New Pathway Created to Reduce Skin Cancer Risk

New Pathway Created to Reduce Skin Cancer Risk

New Pathway Established to Reduce Skin Cancer Risk

New research published today in Science Signaling on mechanisms that control skin pigmentation reveal new pathways that could increase the pigmentation of skin and reduce the risk of skin cancer, the most common form of cancer in the United States.

A person’s skin color is determined by the amount and type of melanin in their cells. The production of melanin is influenced by the pH of melanosomes, which is more acidic in lighter skinned people.

Researchers found that the enzyme sAC decreased the pH of melanosomes and inhibited the enzyme tyrosinase, which is important for the production of the pigment molecule melanin.

 

“Skin cancer and melanoma risk is associated with the ratio of the anti-carcinogenic eumelanin and the pro-carcinogenic pheomelanin,” said EIPM’s Jonathan Hale Zippin, M.D., Ph.D., Vice Chair of Research and Associate Professor of Pharmacology and Dermatology at Weill Cornell Medical College and an author on the paper. “This ratio is thought to be controlled by melanosome pH, but signaling pathways which regulate melanosome pH and alter this ratio are not well understood. We have established a new pathway which controls this ratio by altering melanosome pH.”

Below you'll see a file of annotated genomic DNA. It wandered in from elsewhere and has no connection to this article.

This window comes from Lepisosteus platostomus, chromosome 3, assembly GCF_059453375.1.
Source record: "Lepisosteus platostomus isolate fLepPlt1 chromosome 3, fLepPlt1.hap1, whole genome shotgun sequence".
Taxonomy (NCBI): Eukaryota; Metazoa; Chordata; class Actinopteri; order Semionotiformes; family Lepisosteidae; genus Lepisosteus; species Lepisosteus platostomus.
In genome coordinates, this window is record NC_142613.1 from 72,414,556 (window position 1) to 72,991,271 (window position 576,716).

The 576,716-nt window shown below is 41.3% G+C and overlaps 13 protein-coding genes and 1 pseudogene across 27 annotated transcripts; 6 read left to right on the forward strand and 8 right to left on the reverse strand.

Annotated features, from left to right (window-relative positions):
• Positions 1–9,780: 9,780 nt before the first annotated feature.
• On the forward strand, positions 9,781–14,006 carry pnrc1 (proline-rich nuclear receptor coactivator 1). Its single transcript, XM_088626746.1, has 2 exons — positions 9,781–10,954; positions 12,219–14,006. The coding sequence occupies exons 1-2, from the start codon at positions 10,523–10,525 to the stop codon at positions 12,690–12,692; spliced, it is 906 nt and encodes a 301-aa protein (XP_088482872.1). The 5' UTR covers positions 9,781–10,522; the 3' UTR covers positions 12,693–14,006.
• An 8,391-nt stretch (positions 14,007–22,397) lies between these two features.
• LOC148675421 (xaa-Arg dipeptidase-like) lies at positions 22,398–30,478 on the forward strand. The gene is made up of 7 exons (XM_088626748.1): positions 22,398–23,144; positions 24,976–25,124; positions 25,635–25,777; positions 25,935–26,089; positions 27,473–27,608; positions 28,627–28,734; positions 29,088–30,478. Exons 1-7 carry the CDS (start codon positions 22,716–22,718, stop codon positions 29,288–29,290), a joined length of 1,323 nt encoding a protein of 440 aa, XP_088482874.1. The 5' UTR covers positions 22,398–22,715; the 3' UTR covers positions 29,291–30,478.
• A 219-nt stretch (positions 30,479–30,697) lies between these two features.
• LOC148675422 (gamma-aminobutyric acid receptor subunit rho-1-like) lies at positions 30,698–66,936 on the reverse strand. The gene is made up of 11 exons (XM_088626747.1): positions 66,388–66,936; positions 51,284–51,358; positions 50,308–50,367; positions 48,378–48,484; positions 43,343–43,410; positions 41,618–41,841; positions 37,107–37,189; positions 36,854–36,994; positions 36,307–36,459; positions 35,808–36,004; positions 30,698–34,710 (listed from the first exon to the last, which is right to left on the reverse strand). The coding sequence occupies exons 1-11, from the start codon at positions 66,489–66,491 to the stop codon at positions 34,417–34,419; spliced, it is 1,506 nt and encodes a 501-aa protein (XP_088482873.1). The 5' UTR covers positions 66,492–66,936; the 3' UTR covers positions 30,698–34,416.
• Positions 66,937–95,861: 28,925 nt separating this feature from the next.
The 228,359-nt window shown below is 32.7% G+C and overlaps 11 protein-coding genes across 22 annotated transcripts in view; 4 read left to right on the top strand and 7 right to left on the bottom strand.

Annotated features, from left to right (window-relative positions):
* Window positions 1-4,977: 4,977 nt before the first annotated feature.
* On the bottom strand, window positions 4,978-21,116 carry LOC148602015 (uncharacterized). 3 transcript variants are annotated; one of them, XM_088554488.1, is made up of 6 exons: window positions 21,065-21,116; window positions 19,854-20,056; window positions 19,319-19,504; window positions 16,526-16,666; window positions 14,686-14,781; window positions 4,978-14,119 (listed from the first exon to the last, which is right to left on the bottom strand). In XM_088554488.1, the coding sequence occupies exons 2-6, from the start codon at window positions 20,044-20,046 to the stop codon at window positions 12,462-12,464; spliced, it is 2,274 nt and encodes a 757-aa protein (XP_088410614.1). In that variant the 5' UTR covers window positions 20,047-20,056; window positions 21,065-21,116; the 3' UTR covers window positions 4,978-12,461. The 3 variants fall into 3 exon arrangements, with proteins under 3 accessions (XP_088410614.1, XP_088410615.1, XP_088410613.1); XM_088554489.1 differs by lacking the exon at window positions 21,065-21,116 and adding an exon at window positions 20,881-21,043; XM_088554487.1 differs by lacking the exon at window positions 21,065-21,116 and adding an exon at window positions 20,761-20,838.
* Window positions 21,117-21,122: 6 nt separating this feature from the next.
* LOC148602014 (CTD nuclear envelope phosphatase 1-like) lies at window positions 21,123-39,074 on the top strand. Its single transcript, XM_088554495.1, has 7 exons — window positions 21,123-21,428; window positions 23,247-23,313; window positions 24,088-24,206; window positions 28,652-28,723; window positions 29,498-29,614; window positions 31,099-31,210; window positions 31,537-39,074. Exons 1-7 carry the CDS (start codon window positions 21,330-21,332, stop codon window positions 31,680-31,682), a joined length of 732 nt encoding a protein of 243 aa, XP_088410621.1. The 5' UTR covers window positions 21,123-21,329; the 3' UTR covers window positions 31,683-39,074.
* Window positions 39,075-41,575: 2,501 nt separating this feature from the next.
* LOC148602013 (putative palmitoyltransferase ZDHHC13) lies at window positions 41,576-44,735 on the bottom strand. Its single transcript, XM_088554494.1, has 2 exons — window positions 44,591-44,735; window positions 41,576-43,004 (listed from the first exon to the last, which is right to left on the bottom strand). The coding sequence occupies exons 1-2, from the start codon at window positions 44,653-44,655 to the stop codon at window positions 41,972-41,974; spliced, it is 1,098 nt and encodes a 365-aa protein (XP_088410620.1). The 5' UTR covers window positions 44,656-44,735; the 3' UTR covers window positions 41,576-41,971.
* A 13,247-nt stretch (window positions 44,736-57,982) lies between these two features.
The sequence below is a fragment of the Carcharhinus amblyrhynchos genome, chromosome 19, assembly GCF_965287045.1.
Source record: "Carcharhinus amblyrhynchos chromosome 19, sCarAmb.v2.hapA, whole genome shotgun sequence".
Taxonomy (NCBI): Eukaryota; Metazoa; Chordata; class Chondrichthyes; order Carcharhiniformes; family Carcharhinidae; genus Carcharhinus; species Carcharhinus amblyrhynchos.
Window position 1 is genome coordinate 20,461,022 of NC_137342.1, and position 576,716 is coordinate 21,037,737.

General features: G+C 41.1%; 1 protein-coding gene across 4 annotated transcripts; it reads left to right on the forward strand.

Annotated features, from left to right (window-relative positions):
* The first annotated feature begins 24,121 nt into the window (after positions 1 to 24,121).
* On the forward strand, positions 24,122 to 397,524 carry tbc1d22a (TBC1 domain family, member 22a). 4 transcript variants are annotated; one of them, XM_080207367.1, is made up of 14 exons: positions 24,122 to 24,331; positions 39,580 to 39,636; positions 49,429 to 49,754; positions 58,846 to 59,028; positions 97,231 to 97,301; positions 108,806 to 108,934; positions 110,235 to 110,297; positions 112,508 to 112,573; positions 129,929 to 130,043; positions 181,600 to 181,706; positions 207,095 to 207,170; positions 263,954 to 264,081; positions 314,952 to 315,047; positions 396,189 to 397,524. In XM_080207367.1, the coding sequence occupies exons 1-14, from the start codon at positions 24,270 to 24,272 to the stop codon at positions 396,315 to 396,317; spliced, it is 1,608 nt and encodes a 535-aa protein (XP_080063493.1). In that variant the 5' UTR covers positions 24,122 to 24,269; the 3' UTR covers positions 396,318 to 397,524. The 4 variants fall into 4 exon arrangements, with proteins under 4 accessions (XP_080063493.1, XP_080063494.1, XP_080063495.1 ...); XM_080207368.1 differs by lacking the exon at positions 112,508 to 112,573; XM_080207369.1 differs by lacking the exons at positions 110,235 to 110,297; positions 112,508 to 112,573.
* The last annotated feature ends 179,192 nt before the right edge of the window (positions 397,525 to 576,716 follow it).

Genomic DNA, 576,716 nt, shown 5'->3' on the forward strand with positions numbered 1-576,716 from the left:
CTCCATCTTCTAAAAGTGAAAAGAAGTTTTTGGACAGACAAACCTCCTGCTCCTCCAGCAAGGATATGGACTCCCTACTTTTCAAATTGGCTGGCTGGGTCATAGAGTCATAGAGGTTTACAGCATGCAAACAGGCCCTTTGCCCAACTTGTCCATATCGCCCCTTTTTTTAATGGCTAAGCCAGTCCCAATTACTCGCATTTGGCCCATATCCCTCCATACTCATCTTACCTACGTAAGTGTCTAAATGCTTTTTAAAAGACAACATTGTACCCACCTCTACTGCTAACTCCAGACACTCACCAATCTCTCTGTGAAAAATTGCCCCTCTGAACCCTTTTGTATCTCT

“We found that drugs which target this pathway can change pigmentation in mice and would be predicted to reduce skin cancer risk. Most pigment altering drugs lighten skin; these new drugs would darken skin and hair.”

Inhibiting sAC increased the pH of melanosomes and increased pigmentation in human melanocytes, the cells that make pigment. By topically administering small molecule inhibitors of sAC, investigators were able to darken the pigmentation of mice.

The investigators believe that raising the pH of melanosomes to increase melanin production deserves further study as a potential strategy to reducing the risk of skin cancer and treating disease.

Dalee Zhou, M.D., was first author on the paper, along with colleagues from Weill Cornell Medical College and authors from France and Japan.

Hear Dr. Zippin discuss his research on The Naked Scientist podcast.

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